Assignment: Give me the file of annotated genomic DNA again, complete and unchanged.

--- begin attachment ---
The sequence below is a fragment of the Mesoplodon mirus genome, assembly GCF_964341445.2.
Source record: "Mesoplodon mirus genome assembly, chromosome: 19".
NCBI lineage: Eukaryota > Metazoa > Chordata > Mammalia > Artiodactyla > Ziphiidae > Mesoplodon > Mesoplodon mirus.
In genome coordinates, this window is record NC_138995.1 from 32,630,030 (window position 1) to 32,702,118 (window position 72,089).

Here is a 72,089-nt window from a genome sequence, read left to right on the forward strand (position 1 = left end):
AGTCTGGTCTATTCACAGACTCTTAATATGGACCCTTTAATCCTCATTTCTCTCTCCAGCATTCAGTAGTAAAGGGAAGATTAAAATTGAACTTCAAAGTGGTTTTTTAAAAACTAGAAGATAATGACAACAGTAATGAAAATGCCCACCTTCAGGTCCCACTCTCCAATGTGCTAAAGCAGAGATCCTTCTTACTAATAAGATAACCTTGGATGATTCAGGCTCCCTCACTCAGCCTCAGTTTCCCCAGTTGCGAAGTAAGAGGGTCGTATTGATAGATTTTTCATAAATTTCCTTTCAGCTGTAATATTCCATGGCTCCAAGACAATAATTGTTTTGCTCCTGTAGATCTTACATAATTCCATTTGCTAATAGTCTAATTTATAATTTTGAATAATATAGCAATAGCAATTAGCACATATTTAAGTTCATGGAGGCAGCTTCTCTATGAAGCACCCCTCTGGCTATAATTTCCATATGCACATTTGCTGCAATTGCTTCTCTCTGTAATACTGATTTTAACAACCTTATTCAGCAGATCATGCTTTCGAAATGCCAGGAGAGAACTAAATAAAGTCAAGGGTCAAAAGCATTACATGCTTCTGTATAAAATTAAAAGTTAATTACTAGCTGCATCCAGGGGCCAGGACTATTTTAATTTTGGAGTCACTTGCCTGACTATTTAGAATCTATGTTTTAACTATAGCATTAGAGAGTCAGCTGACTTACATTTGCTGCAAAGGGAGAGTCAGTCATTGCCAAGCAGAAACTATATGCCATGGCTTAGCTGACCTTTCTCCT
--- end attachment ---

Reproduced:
The sequence below is a fragment of the Mesoplodon mirus genome, assembly GCF_964341445.2.
Source record: "Mesoplodon mirus genome assembly, chromosome: 19".
NCBI lineage: Eukaryota > Metazoa > Chordata > Mammalia > Artiodactyla > Ziphiidae > Mesoplodon > Mesoplodon mirus.
In genome coordinates, this window is record NC_138995.1 from 32,630,030 (window position 1) to 32,702,118 (window position 72,089).

Here is a 72,089-nt window from a genome sequence, read left to right on the forward strand (position 1 = left end):
AGTCTGGTCTATTCACAGACTCTTAATATGGACCCTTTAATCCTCATTTCTCTCTCCAGCATTCAGTAGTAAAGGGAAGATTAAAATTGAACTTCAAAGTGGTTTTTTAAAAACTAGAAGATAATGACAACAGTAATGAAAATGCCCACCTTCAGGTCCCACTCTCCAATGTGCTAAAGCAGAGATCCTTCTTACTAATAAGATAACCTTGGATGATTCAGGCTCCCTCACTCAGCCTCAGTTTCCCCAGTTGCGAAGTAAGAGGGTCGTATTGATAGATTTTTCATAAATTTCCTTTCAGCTGTAATATTCCATGGCTCCAAGACAATAATTGTTTTGCTCCTGTAGATCTTACATAATTCCATTTGCTAATAGTCTAATTTATAATTTTGAATAATATAGCAATAGCAATTAGCACATATTTAAGTTCATGGAGGCAGCTTCTCTATGAAGCACCCCTCTGGCTATAATTTCCATATGCACATTTGCTGCAATTGCTTCTCTCTGTAATACTGATTTTAACAACCTTATTCAGCAGATCATGCTTTCGAAATGCCAGGAGAGAACTAAATAAAGTCAAGGGTCAAAAGCATTACATGCTTCTGTATAAAATTAAAAGTTAATTACTAGCTGCATCCAGGGGCCAGGACTATTTTAATTTTGGAGTCACTTGCCTGACTATTTAGAATCTATGTTTTAACTATAGCATTAGAGAGTCAGCTGACTTACATTTGCTGCAAAGGGAGAGTCAGTCATTGCCAAGCAGAAACTATATGCCATGGCTTAGCTGACCTTTCTCCT